where B is the bin location where the signature matched “S” and “U” is either L1 or L2 depending on which table has the signature that matched to “S.” The inbound packet processing 70 determines if the selector in the secondary table entry matches the IP packet selector above in 72 and match was successful so continue with 82. Otherwise the inbound packet processing 70 repeats 80 until either all the matching signatures are exhausted or a secondary table match is found. If all the signatures are exhausted the inbound packet processing 70 continues at 88. If a matching entry is found in one of the secondary tables, the inbound packet processing 70 performs 86 the operation indicated or optionally reads the flags for this packet entry.
The actions that are taken with the packet can be varied and are dependent on the operation. For instance, if the inbound operation indicates, “drop” the packet is dropped. If the inbound operation indicates, “bypass” then the packet is allowed to enter the network. If the inbound operation indicates, “apply IPsec security” the inbound packet processing 70 decrypts and authenticates the packet. Once this process is complete and successful, the decrypted packet is validated with the SPD cache to ensure proper IPsec processing occurred. The correct SA indexes are stored in the SPD cache 60. Inbound packets may be permitted through multiple tunnels. Thus, the secondary table entry has a number of separate tunnels, which are acceptable for packet reception. If the packet arrived down the wrong tunnel however the packet is dropped.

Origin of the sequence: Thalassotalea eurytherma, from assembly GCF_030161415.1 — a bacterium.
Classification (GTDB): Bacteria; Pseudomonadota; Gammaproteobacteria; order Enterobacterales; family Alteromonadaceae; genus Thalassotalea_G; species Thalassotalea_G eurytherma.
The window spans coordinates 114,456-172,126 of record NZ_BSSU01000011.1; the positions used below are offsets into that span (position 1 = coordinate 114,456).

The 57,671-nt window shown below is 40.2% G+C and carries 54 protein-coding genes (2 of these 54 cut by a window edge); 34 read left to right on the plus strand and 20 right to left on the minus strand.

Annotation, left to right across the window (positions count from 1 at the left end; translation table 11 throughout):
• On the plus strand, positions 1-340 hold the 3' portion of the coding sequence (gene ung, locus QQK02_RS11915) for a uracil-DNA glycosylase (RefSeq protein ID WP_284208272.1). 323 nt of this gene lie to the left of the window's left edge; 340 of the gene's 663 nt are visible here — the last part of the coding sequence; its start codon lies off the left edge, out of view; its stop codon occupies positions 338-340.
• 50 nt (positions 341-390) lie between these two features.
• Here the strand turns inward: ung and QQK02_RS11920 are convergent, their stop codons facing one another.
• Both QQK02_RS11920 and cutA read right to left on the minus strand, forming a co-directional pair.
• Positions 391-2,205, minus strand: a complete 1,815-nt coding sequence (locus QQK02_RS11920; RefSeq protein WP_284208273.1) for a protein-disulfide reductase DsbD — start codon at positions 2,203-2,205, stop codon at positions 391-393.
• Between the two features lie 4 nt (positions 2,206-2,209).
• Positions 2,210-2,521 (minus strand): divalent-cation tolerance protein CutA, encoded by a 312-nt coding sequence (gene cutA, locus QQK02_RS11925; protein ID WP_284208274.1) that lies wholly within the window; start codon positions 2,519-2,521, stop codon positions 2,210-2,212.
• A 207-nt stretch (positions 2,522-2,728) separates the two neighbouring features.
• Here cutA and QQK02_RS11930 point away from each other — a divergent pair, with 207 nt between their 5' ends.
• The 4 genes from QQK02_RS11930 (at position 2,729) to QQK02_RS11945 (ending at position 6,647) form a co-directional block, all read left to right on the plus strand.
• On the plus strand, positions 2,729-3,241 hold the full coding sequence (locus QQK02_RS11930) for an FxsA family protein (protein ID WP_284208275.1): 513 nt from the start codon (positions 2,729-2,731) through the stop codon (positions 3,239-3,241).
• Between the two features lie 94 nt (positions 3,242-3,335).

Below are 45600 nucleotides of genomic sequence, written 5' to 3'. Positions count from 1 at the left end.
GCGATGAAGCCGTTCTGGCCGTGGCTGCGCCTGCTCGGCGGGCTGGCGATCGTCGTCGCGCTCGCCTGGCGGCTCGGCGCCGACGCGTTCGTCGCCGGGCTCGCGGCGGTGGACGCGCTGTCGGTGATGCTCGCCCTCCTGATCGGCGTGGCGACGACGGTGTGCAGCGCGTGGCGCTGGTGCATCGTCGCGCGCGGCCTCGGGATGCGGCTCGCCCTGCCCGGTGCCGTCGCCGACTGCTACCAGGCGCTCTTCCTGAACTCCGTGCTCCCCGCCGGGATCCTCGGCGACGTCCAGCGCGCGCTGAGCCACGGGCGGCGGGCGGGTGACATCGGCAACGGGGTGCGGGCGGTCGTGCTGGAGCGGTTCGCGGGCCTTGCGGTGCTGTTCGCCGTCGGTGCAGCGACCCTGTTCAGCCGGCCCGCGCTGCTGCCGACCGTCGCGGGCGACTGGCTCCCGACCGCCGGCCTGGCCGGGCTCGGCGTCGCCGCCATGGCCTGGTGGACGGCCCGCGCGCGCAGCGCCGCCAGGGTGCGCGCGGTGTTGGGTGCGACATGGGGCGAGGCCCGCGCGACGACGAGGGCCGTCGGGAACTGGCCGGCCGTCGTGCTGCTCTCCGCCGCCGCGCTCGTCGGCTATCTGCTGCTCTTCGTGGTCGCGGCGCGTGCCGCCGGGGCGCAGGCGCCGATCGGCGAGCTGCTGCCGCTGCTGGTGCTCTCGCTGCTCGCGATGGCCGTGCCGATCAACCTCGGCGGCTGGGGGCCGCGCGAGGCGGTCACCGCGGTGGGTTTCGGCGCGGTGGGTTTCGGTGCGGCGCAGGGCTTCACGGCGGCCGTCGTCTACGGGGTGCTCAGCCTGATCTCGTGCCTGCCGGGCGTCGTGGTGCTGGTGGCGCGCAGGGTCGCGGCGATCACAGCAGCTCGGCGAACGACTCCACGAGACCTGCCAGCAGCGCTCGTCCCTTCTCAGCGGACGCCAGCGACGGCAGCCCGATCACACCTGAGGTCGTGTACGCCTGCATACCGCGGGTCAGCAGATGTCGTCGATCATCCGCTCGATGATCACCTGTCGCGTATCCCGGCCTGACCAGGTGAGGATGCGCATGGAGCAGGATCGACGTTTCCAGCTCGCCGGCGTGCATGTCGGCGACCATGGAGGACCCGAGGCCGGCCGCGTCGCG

If all the signatures are exhausted the inbound packet processing 70 continues at 80 by searching 88 the security policy database to locate the proper operation for the packet and to locate the correct policies that relate to the inbound packet and inserts 90 the new SPD cache entry into the SPD cache. A technique to insert new SPD cache entries is described below. The process 70 will process the packet 86, as above.
Referring now to
For all signatures in buckets L1 and L2 that match S, outbound packet processing 100 checks 112 the corresponding location in the secondary table 64 a or 64 b. The corresponding position in the secondary table 64 a or 64 b can be found using the equation:
<U>*<secondary entry size>*<bins per bucket>+<B>*<secondary entry size>
where B is the bin location where the signature matched S and U is either L1 or L2 depending on which table contains the signature that matched S.
Outbound packet processing 100 determines 114 if the selector in the secondary table entry matches the IP packet selector in produced in 102. If matched, the process 100 performs the indicated operation or optionally reads flags for the packet and processes 116 the packet according to the operation or flags. Otherwise the outbound packet processing 100 repeats 110 until either all the matching signatures are exhausted or a secondary table match is found. If all the signatures are exhausted then outbound packet processing 100 continues with 118.